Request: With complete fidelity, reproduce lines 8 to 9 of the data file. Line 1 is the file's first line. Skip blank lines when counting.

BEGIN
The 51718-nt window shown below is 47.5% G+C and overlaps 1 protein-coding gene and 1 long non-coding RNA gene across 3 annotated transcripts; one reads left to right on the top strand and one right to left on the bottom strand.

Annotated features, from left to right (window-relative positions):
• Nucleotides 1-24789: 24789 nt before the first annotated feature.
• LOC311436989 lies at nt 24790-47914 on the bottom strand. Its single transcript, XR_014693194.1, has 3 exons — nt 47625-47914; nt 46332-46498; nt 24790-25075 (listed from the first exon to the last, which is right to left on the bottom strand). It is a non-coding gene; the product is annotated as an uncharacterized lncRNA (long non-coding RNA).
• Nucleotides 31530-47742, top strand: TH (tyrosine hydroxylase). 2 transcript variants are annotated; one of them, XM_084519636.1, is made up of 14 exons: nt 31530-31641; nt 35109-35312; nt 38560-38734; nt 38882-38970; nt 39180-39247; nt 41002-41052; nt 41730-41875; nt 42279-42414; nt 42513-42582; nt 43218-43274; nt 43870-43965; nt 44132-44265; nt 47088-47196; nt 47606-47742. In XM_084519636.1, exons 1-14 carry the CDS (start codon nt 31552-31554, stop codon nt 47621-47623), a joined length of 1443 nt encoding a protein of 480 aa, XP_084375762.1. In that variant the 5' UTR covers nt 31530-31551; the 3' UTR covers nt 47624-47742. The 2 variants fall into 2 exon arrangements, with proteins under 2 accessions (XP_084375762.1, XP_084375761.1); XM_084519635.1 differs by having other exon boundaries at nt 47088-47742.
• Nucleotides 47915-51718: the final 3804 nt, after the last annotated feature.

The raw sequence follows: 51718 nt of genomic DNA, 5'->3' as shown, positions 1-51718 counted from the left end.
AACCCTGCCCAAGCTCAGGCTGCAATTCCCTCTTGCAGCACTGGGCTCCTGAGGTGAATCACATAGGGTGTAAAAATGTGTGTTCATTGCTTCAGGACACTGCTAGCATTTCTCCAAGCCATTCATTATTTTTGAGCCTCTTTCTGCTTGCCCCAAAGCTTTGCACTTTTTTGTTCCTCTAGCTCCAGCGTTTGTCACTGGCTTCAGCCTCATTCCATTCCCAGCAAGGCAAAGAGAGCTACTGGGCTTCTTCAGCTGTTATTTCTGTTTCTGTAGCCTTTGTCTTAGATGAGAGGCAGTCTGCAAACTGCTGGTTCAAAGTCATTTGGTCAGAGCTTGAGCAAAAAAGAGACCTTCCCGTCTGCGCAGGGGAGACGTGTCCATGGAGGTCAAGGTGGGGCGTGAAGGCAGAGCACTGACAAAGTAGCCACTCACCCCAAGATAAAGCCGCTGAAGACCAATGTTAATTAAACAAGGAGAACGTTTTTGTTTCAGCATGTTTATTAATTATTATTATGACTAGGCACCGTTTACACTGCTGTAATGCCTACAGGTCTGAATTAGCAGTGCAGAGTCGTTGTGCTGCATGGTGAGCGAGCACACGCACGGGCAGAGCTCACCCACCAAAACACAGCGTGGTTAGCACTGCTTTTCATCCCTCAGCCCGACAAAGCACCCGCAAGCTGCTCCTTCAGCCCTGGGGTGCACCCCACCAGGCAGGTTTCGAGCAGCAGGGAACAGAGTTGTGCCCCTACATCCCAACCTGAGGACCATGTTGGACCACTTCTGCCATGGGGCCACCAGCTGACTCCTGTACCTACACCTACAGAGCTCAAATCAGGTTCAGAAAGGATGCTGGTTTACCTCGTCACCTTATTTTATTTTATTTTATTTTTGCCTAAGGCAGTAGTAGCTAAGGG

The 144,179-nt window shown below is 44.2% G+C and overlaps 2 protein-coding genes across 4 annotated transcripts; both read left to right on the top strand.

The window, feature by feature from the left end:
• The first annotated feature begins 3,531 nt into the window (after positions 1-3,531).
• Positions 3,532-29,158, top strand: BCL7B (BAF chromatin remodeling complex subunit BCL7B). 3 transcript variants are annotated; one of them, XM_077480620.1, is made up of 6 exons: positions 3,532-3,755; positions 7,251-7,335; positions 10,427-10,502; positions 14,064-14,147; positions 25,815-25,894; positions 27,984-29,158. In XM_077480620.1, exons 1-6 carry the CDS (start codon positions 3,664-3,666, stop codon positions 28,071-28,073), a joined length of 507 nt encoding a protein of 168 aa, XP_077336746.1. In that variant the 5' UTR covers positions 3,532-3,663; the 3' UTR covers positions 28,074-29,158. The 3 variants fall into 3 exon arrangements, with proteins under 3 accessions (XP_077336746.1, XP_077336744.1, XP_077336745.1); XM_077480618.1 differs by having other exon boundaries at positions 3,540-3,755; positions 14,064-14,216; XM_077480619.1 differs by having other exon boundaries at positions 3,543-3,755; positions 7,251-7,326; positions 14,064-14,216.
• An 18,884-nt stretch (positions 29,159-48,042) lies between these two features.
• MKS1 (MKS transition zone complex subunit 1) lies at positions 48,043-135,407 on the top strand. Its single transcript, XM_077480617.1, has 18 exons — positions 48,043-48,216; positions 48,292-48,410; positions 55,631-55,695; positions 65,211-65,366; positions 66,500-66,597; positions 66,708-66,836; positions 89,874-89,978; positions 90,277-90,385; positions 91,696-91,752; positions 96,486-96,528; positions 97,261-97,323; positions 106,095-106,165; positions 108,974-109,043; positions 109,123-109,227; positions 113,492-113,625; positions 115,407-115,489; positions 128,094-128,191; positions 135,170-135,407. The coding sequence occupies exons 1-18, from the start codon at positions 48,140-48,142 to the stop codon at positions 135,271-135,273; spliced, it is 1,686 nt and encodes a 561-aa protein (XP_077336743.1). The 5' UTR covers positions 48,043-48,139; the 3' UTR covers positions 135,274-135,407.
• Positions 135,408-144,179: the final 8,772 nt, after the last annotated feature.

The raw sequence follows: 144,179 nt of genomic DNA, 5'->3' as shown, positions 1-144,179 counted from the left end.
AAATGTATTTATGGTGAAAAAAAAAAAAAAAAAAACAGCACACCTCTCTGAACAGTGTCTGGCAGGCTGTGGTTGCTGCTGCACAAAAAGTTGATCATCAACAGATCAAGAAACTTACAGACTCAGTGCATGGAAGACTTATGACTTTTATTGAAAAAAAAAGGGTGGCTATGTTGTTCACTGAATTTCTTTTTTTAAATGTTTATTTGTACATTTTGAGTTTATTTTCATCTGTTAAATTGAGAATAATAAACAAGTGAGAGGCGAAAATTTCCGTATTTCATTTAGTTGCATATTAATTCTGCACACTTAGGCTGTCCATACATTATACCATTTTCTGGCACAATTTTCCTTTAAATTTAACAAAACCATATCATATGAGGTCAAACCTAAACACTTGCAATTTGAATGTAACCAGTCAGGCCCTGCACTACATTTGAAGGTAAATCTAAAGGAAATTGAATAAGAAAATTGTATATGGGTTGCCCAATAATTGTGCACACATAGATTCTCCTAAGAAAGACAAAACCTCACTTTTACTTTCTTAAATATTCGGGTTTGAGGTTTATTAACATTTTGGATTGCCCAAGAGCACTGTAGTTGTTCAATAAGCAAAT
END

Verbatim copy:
AACCCTGCCCAAGCTCAGGCTGCAATTCCCTCTTGCAGCACTGGGCTCCTGAGGTGAATCACATAGGGTGTAAAAATGTGTGTTCATTGCTTCAGGACACTGCTAGCATTTCTCCAAGCCATTCATTATTTTTGAGCCTCTTTCTGCTTGCCCCAAAGCTTTGCACTTTTTTGTTCCTCTAGCTCCAGCGTTTGTCACTGGCTTCAGCCTCATTCCATTCCCAGCAAGGCAAAGAGAGCTACTGGGCTTCTTCAGCTGTTATTTCTGTTTCTGTAGCCTTTGTCTTAGATGAGAGGCAGTCTGCAAACTGCTGGTTCAAAGTCATTTGGTCAGAGCTTGAGCAAAAAAGAGACCTTCCCGTCTGCGCAGGGGAGACGTGTCCATGGAGGTCAAGGTGGGGCGTGAAGGCAGAGCACTGACAAAGTAGCCACTCACCCCAAGATAAAGCCGCTGAAGACCAATGTTAATTAAACAAGGAGAACGTTTTTGTTTCAGCATGTTTATTAATTATTATTATGACTAGGCACCGTTTACACTGCTGTAATGCCTACAGGTCTGAATTAGCAGTGCAGAGTCGTTGTGCTGCATGGTGAGCGAGCACACGCACGGGCAGAGCTCACCCACCAAAACACAGCGTGGTTAGCACTGCTTTTCATCCCTCAGCCCGACAAAGCACCCGCAAGCTGCTCCTTCAGCCCTGGGGTGCACCCCACCAGGCAGGTTTCGAGCAGCAGGGAACAGAGTTGTGCCCCTACATCCCAACCTGAGGACCATGTTGGACCACTTCTGCCATGGGGCCACCAGCTGACTCCTGTACCTACACCTACAGAGCTCAAATCAGGTTCAGAAAGGATGCTGGTTTACCTCGTCACCTTATTTTATTTTATTTTATTTTTGCCTAAGGCAGTAGTAGCTAAGGG

The 144,179-nt window shown below is 44.2% G+C and overlaps 2 protein-coding genes across 4 annotated transcripts; both read left to right on the top strand.